9. That afternoon we met with Casey and Erin in the photo gallery to say our good-byes and take a few last pictures. Casey will be on the Ruby until mid-September when she has a couple of months off. Then in mid-November she will join the Caribbean Princess sailing out of all places Houston. Under normal circumstances we would be able to spend some time with her on turn-around days but that is not likely to happen that soon after my transplant. Here is a picture of the five of us, from left to right my niece, my sister, Casey, myself, and my wife. We are all decked out to celebrate the 4th of July. Then the next picture is from left to right my niece, Casey, my wife, myself, and Erin. As you can see we were all having a good time. To me Casey is like a daughter or maybe a granddaughter. Now the time that was very hard as we knew we were saying good-bye and it might be the last time we see each other. While we said our good-byes Casey and I still keep up with each other by email. After the next cruise she said that Erin for the first time did the Tracy Arm Excursion and also edited that video and she did a great job. That week Casey went on a whale watching excursion (don’t know which one but will ask) and that they saw Orca whales and a baby Humpback whale. The bay Humpback whale breached 23 times! I think I have already expressed how good she is at her job. She approaches it as not just making a video record of the weeks’ cruise for the passengers but she is also making a video of her life. After our good-byes we headed to the dining room for an early supper as my sister and niece planned to head into Victoria to do some sight-seeing. So after we ate they were off on their adventure while my wife and I headed to our cabin to rest. While in the cabin I decided to take some pictures of the Victoria dock from our balcony. That soon turned into a photo tour of our cabin. A picture looking out the sliding door of our cabin C738. More to follow in my next post.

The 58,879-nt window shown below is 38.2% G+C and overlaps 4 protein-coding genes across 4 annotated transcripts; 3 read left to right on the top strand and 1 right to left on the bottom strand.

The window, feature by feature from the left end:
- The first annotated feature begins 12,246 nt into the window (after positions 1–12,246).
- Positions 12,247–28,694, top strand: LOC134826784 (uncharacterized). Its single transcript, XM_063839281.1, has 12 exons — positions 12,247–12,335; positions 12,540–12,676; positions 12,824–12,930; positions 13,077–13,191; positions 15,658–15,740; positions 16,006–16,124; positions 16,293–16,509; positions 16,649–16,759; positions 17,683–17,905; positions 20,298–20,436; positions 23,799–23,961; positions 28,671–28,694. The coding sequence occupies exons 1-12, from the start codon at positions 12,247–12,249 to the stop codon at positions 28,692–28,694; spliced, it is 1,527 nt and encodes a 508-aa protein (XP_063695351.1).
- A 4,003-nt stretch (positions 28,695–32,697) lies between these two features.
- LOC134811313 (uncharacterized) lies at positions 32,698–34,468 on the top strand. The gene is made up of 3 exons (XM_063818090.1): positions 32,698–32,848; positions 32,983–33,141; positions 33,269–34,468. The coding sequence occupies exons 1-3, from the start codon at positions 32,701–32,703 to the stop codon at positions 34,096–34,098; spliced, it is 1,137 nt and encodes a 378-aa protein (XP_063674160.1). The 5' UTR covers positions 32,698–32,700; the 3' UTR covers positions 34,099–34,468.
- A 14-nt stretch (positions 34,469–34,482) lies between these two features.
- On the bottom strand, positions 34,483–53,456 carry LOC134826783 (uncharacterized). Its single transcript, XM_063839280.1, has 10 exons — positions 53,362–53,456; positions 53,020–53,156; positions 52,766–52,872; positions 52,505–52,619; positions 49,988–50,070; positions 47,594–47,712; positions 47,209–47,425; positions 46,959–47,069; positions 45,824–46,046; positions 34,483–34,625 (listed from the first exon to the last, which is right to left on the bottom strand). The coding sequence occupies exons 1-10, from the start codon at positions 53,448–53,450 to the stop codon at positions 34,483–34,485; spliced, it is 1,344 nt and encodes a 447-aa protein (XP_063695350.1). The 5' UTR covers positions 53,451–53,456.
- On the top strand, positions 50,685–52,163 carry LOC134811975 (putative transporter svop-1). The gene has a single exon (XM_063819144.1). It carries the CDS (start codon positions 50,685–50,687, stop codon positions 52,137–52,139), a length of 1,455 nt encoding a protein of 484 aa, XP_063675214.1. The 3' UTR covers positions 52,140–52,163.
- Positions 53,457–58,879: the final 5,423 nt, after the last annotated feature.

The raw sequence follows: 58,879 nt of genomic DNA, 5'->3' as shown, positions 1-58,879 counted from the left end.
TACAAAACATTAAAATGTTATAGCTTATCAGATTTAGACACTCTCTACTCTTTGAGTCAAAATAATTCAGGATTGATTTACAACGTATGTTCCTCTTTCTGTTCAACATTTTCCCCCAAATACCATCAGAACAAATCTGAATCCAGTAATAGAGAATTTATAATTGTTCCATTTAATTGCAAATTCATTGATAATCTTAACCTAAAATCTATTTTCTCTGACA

10. In the morning we attended the cooking show. Do all of these shows use the same script. It seems to me that the same jokes are used for each of these shows. Chef Quadros, where do you live, on deck xx, no where do you come from, India. Maitre’D Mazzone, where do you live, right next to the chef on deck xx, no where do you come from, Italy. This is followed by a talk about virgin olive oil. Then, on to the cooking part of the show. I will say that one part was different this time. When they added salt to the pasta a large amount was dumped in and the audience gasped very loudly. At the end they brought out the upper level staff of the kitchen and the dining rooms, below is a picture of all of them. A hand out was given to all that attended, see below. More to follow in my next post
  11. Here it is the 4th of July and which port will we visit today…Victoria, BC in Canada. I guess it is only fair as we were in US waters on Wednesday when it was Canada Day. There were decorations around the ship and in the Piazza there were a number of cakes on display. More to follow in my next post
  12. J agree. I had to take a break and have a steak I grilled while I was posting the review. Princess Chefs and staff know how to make food not only taste great but also look great.
  13. I learned this last week that the transplant is being delayed due to the donor not wanting to be contacted before the second week of August. As a result I will be going back on the study medication for another cycle of it in hopes that it will hold the cancer in the semi state of remission. If things work our it might happen the first part of September,